R&D

Consumers will only buy smaller portions if the price is right, or the bigger ones disappear, says researcher

06-Mar-2013 - By Elaine WATSON
Dr Lisa Young: It may seem self-evident that larger portions contain more calories, but in a recent study, 70% of students significantly underestimated the calories in a 64oz Big Gulp, even when they were told how many calories were in an 8oz soda.
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While food manufacturers can introduce smaller sodas, burgers and salads to menus, consumers are not going to buy them unless they charge a proportionately lower price, or in turn get rid of their super-size options and make the smaller option the only option, says one expert.

Dr Lisa Young, PhD, RD, who teaches nutrition at New York University and has conducted extensive research on the contribution of expanding portion sizes to the US obesity epidemic, said US consumers have been conditioned over several decades to equate bigger portions with better value.

The only way to convince them to down-size is to actively incentivize them to do so by charging proportionately less for smaller servings, or getting rid of the “jumbo options” altogether, she told FoodNavigator-USA.

If the 16oz option is the only option, and you can’t buy a 32oz or a 64oz, you’ll buy the 16oz, whatever it costs

Of course, manufacturers almost never charge half-price for a half-portion because their costs are not halved just because the portions are (ingredient costs will be lower, but other overheads remain the same).

However, if the smaller portion is the only option, you can charge a little more, as shoppers have nothing to compare it with, she said.

“It’s going to be fascinating to see what happens with Mayor Bloomberg’s ban on sodas larger than 16oz in New York City, as if the 16oz option is the only option, and you can’t buy a 32oz or a 64oz, you’ll buy the 16oz, whatever it costs, within reason.”

What happens in NYC is going to be very important as it will set a precedent

While we’ve all mindlessly munched our way through a family-sized pack of chips or a tub of Ben & Jerry’s while watching TV, it is generally easier to control portion sizes when eating at home than when eating out, where we have come to expect enormous portions, said Young.

“I think what happens in NYC is going to be very important as it will set a precedent. But I think the only way to get consumers to buy smaller sizes is if the bigger ones disappear.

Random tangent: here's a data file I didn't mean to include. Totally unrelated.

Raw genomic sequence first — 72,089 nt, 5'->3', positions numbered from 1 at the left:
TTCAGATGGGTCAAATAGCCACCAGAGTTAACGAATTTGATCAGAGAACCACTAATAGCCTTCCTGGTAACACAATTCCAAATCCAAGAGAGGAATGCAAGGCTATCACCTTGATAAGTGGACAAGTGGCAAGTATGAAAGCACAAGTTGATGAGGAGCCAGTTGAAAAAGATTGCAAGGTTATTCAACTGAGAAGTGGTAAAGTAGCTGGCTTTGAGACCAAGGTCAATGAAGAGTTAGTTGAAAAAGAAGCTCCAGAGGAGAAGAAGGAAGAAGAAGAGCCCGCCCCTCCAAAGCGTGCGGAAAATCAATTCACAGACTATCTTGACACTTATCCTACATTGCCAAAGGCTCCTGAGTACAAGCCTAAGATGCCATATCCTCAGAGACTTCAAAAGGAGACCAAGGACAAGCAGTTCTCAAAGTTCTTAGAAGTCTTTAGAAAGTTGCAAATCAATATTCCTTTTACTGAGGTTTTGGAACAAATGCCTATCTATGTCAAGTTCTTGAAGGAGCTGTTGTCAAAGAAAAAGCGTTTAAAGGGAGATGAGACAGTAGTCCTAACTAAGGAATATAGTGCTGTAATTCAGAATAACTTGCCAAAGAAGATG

“Portion size is the major contributor to obesity in this country. People are eating out more and they are eating huge portions, but they are not eating apples and broccoli.”

Is there a case for increasing serving sizes on packaged foods?

The USDA defines a large muffin as 3 ounce-equivalents, whereas a typical bran muffin can be twice that weight, with twice the calories, says Dr Young

But what about serving sizes in retail packaged goods, which the FDA is currently looking at as part of a review of the information contained in the Nutrition Facts panel?

While unrealistically small serving sizes can make unhealthy products appear in a more favorable light, simply making serving sizes bigger to reflect what people typically eat is not without its own risks, however, cautioned Young.

Current serving sizes were based on what people reported eating decades ago, and we all know that what people say they eat and what they actually eat are two different things, so it makes sense to look at them again.

“However, if you make the serving sizes too large to reflect what many people are actually likely to eat [who eats half a muffin washed down with half a can of energy drink?] the risk is that people will think the government is telling me that I can eat more.”

Consumers are notoriously bad at estimating serving sizes

On the other hand, one thing we do know from research is that while consumers don’t pay much attention to accurately dishing out servings, they do pay attention to how many calories are in a serving, said Young, in which case making serving sizes a bit larger may be a good thing.

For example, if the serving size of cereal X is 30g and contains 150 calories, consumers will frequently pour out 50g, but still believe they have consumed just 150 calories (when they have in fact wolfed down 250 calories).

If the serving size was increased to 50g, and the calories per serving adjusted accordingly, people might come up with more accurate assessments of how many calories they are actually consuming over the course of a day, she pointed out.

Half of these products don’t even have re-sealable packaging

Do you have the willpower to have one now and save one for later?

But what about other approaches to portion control such as 100 calorie packs?

Not the answer, says Dr Young, as “people think they are diet food”.

Or how about big packs featuring wording such as ‘great for sharing’ or ‘have one now, save one for later’. Disingenuous nonsense, she says. How many people realistically are going to have half of that two-pack of 3 Musketeers and save the rest for later? Or drink half a can of Monster Energy?

Half of these products don’t even have resealable packaging”, said Dr Young.

While they do generate more packaging, evidence does show that individually portioned products within large packs are a better means of portion control, however, she added.

You’re less likely to open four individual packs than you are to open one large pack and eat its entire contents.”

Click here to read our recent interview on portion control with Prof Jim Painter of Eastern Illinois University.

Related topics: The obesity problem, R&D